Other documents could make you wonder how boy ever met girl, given how the bishops railed against company keeping and occasions of sin – a warning, as Seán Ó Faoláin suggested, that could have been made of life itself. The selection also reveals how the censors – official and unofficial – busied themselves with curbing ideas, books, films and the “wrong” music. Jazz was a special target.

3: Easter Week diary
It is the century of Irish life since the Easter Rising of 1916 that is the book’s timeframe. The anthology does not content itself with big historic documents. From Easter Week itself Thomas K Moylan is quoted from a private diary in which he recorded his impressions. Shopping and gossiping seemed to be the preoccupation of Rathmines, then a unionist and Protestant enclave in Dublin. Moylan saw what he recorded as “the extraordinary spectacle of all the toffs and lady toffs, nuts of the highest type wending their way homewards with a plain cottage loaf or two under their arms, without even a scrap of newspaper to hide its nakedness”.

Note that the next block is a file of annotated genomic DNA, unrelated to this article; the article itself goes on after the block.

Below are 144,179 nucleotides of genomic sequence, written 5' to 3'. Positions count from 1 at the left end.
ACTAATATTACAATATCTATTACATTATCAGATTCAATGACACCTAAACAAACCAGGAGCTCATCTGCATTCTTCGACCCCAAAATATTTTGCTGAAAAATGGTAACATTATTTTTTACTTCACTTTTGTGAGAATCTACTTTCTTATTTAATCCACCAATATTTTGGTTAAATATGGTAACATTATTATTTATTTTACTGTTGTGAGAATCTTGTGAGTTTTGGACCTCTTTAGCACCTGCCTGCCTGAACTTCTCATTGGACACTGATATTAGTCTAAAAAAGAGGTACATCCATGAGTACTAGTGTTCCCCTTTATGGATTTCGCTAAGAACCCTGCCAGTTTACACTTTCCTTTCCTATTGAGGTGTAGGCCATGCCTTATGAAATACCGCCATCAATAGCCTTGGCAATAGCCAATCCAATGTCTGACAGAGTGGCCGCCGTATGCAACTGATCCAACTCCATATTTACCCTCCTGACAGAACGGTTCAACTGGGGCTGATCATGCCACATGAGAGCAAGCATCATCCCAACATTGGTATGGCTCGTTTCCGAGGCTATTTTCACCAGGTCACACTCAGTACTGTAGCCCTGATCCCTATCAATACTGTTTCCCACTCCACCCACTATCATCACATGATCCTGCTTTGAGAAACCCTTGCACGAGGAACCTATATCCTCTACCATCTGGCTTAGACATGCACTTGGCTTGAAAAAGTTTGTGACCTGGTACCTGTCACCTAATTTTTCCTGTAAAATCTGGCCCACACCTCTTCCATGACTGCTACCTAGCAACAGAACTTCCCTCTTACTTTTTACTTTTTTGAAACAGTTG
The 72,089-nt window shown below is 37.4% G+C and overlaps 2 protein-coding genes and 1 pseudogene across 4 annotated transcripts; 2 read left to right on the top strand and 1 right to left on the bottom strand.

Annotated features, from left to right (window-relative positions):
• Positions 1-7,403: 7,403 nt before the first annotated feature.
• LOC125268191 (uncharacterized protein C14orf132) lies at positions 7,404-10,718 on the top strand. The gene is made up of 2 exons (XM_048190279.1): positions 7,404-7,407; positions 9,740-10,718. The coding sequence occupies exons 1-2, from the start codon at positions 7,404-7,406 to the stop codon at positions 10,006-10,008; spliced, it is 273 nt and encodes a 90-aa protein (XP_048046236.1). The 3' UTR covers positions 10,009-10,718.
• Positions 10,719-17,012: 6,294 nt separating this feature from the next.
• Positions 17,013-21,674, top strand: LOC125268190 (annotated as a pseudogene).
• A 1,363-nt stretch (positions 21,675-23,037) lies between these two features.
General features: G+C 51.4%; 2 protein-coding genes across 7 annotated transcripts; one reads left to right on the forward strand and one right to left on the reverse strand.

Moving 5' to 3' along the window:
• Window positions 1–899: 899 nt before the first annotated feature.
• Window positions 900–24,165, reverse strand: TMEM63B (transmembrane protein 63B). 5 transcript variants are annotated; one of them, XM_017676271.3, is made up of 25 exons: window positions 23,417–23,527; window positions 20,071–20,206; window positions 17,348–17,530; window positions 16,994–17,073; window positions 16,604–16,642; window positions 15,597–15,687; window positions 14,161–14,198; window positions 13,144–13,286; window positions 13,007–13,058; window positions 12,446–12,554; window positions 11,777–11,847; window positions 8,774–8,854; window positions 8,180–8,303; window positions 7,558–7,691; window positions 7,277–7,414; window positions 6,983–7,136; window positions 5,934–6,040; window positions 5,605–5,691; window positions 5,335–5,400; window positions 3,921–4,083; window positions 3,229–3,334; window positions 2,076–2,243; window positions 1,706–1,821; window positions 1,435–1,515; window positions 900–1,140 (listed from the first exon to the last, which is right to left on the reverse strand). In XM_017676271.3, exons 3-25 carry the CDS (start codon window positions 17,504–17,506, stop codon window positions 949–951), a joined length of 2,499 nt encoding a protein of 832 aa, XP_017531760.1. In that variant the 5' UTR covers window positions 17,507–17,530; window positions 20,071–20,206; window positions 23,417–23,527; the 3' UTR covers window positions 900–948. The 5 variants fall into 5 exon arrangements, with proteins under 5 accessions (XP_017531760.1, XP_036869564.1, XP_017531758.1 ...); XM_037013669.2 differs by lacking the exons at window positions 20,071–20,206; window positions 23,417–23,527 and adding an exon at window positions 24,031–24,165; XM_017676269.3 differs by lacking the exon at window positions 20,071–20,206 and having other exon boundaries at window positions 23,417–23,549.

4: ‘You have let hell loose in Ireland’
Another voice from that period is that of John Dillon MP, who must have sensed his life’s work as a politician ebbing away during the short period of the Rising and the executions. Having remained in Dublin and living on North Great George’s Street, he was but five minutes from its centre. He was quick to mark David Lloyd George’s card. In a private letter he told him that if only there had been no executions the country “would have been solid” behind the Parliamentary Party, and “we could have done what we liked with it.” Instead they found themselves in “one of the greatest tragedies of all history”, triggered by “the blunders and perversities” of the British government. “You have let hell loose in Ireland, and I do not see how the country is to be governed.”